adjective, mad·der, mad·dest.
- abnormally furious; ferocious: a mad bull.
- affected with rabies; rabid: a mad dog.
verb (used with object), mad·ded, mad·ding.
verb (used without object), mad·ded, mad·ding.
VIDEO FOR MAD
WATCH NOW: How Does The Word "Mad" Have So Many Meanings?
The word "mad" really drives me mad. I mean, just think about it. I’m so mad at you, I could say. But what if I said I’m so mad about you. Those are like two opposite things, infuriation and infatuation. How can this one word, "mad," be both?
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Idioms for mad
Origin of mad
SYNONYMS FOR mad
synonym study for mad
usage note for mad
historical usage of mad
The Old English forms are from the Germanic adjective gamaidaz “changed for the worse, abnormal.” The element maid- in gamaidaz is from Proto-Indo-European moi-, a variant of the root mei-, moi- “to change, exchange, go, move,” extended with a dental suffix ( -d in Germanic, -t elsewhere). The same suffixed variant moit- appears in Latin mūtāre “to change, exchange, give and receive in exchange.” Sicilian Greek (therefore likely to be influenced by Latin) has the noun moîtos “thanks, favor, reward,” which is possibly a borrowing from Old Latin moitus.
The progression of senses of mad starts with its original sense in Old English, “troubled in mind, demented.” The senses “rabid (dog),” “foolish or unwise,” and “overcome by desire or eagerness” are all recorded from around 1300. Mad in the sense “enraged, angry” arose after about 1400. This sense of mad is the usual colloquial term in the United States (the British are more likely to use angry ) and has been condemned by the arbiters of usage since the late-18th century. The sense “wildly lively, merry” is an Americanism, associated with jazz and African Americans, and dates to the early 1940s.
like mad (initially, for mad ) is quite old, from the 14th century. We take it today to mean “with great haste or energy,” but the original meaning was more literal: “in the manner of one who is mad.”
OTHER WORDS FROM mad
Words nearby mad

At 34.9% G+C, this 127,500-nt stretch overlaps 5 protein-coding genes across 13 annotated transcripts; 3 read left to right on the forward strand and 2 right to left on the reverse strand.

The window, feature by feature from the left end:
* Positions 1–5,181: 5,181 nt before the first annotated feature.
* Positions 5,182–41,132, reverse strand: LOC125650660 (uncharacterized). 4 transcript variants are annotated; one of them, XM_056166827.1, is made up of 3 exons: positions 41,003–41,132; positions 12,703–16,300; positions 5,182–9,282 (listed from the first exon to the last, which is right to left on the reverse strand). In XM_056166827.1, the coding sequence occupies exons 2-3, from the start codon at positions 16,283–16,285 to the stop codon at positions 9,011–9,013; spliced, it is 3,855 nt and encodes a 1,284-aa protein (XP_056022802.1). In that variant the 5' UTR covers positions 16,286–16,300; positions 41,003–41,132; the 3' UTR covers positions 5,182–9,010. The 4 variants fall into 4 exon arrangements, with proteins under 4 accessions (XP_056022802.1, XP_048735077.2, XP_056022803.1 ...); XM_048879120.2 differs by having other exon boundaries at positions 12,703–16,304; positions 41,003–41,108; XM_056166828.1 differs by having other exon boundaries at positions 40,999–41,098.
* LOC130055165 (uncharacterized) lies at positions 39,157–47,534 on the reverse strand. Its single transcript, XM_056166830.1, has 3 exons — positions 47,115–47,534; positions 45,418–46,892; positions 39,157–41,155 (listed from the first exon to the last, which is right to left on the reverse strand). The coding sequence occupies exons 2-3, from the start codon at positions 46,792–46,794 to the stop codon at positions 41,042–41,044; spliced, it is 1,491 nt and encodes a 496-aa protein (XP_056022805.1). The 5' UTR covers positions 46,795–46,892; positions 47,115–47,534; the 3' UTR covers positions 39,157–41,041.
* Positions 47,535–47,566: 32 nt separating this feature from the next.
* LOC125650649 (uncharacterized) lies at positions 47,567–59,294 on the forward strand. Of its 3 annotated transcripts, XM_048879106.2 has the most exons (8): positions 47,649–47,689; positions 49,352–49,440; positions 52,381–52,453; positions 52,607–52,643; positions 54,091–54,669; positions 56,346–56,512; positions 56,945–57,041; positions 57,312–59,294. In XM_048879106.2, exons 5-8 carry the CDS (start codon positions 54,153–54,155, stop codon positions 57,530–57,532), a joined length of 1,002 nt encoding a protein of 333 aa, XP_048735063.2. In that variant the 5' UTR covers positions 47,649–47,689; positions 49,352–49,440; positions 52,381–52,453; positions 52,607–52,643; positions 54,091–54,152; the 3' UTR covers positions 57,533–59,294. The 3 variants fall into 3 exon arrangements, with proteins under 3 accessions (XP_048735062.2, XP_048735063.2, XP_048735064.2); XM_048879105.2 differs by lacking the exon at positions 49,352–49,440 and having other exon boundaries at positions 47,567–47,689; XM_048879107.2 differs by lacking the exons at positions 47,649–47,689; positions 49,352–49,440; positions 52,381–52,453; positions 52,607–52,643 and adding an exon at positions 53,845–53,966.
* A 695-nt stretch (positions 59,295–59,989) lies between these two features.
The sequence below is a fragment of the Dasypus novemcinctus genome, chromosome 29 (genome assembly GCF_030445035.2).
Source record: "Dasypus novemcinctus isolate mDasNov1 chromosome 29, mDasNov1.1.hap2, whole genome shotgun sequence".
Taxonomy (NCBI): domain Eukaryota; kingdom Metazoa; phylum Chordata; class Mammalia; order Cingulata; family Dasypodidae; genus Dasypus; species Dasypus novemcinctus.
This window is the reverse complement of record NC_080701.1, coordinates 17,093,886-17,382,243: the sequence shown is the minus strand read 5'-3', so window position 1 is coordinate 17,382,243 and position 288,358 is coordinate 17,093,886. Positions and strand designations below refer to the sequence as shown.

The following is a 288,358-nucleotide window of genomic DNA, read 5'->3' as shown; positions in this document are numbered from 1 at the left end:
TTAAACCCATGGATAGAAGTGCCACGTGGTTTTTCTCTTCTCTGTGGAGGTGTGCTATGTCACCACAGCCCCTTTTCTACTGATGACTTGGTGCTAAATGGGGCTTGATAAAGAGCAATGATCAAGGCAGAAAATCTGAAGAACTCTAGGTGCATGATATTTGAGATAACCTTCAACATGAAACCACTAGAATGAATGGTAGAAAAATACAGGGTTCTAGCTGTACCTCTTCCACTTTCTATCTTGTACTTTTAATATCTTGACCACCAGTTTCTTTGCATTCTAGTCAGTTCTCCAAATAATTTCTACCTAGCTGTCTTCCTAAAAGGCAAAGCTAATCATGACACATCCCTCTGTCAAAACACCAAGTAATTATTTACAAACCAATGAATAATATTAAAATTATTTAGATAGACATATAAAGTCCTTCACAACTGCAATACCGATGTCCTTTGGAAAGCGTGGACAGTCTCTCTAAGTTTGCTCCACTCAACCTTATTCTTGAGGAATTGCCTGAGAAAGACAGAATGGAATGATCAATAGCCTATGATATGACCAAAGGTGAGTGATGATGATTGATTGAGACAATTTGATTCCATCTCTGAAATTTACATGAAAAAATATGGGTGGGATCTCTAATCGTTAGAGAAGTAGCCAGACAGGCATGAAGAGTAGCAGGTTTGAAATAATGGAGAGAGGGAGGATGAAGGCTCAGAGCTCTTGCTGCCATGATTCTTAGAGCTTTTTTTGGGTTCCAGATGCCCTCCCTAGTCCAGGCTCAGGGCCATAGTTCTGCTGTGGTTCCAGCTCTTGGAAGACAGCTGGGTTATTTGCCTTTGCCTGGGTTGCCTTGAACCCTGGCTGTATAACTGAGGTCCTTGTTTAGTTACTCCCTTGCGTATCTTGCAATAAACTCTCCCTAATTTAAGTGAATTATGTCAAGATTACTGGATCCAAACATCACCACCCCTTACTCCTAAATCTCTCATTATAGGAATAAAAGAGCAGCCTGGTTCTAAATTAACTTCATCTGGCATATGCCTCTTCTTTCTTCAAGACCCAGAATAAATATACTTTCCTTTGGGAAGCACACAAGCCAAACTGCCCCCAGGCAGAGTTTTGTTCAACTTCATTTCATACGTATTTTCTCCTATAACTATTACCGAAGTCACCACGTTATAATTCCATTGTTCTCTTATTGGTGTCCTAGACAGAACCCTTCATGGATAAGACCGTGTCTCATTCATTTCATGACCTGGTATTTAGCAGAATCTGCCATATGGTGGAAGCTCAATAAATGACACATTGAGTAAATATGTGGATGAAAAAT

Definition for mad (2 of 3)
Definition for mad (3 of 3)
Example sentences from the Web for mad
When he has called the police in the past, they have not responded, or responded “mad late.”
From righteous fury to faux indignation, everything we got mad about in 2014—and how outrage has taken over our lives.
We fight over their ownership and control, as if reality were a resource as scarce as the water and oil in Mad Max.
This year's shockers: no Amy Poehler, nothing for 'Mad Men,' and a whole lot of love for virgins and transgenders.15 Enraging Golden Globe TV Snubs and Surprises: Amy Poehler, 'Mad Men' & More|Kevin Fallon|December 11, 2014|DAILY BEAST
Thank you for this moment, thank you for this mad love, thank you for this trip to the Élysée.Hell Hath No Fury Like Valerie Trierweiler, the French President’s Ex|Lizzie Crocker|November 28, 2014|DAILY BEAST
I'd radiate like mad; I'd complain about the situation at every crossroad, at every filling station, before every farmer.Highways in Hiding|George Oliver Smith
"Aw, them big ranches make me mad," announced the first speaker.
Olaf, I did not do it, but some spirit that entered into me and made me mad—mad for the lips of Iduna the Fair.The Wanderer's Necklace|H. Rider Haggard
The escort rode a short distance behind the girl, and they were hard put to it to hold the mad pace which she set them.The Mad King|Edgar Rice Burroughs
They are a mad, racing breed—fat, unwearied, and strenuous—the pick of their species.The Ship Dwellers|Albert Bigelow Paine
British Dictionary definitions for mad (1 of 2)
adjective madder or maddest
- unusually ferociousa mad buffalo
- afflicted with rabies
verb mads, madding or madded
Derived forms of madmaddish, adjective
Word Origin for mad
British Dictionary definitions for mad (2 of 2)
n acronym for US
Medical definitions for mad
Idioms and Phrases with mad
In addition to the idioms beginning with mad
- mad about
- mad as a hatter
- mad as a hornet
- made for each other
- made of money
- made to measure
- made to order
- mad rush
- crazy (mad) about
- drive someone crazy (mad)
- hopping mad
- like crazy (mad)
- stark raving mad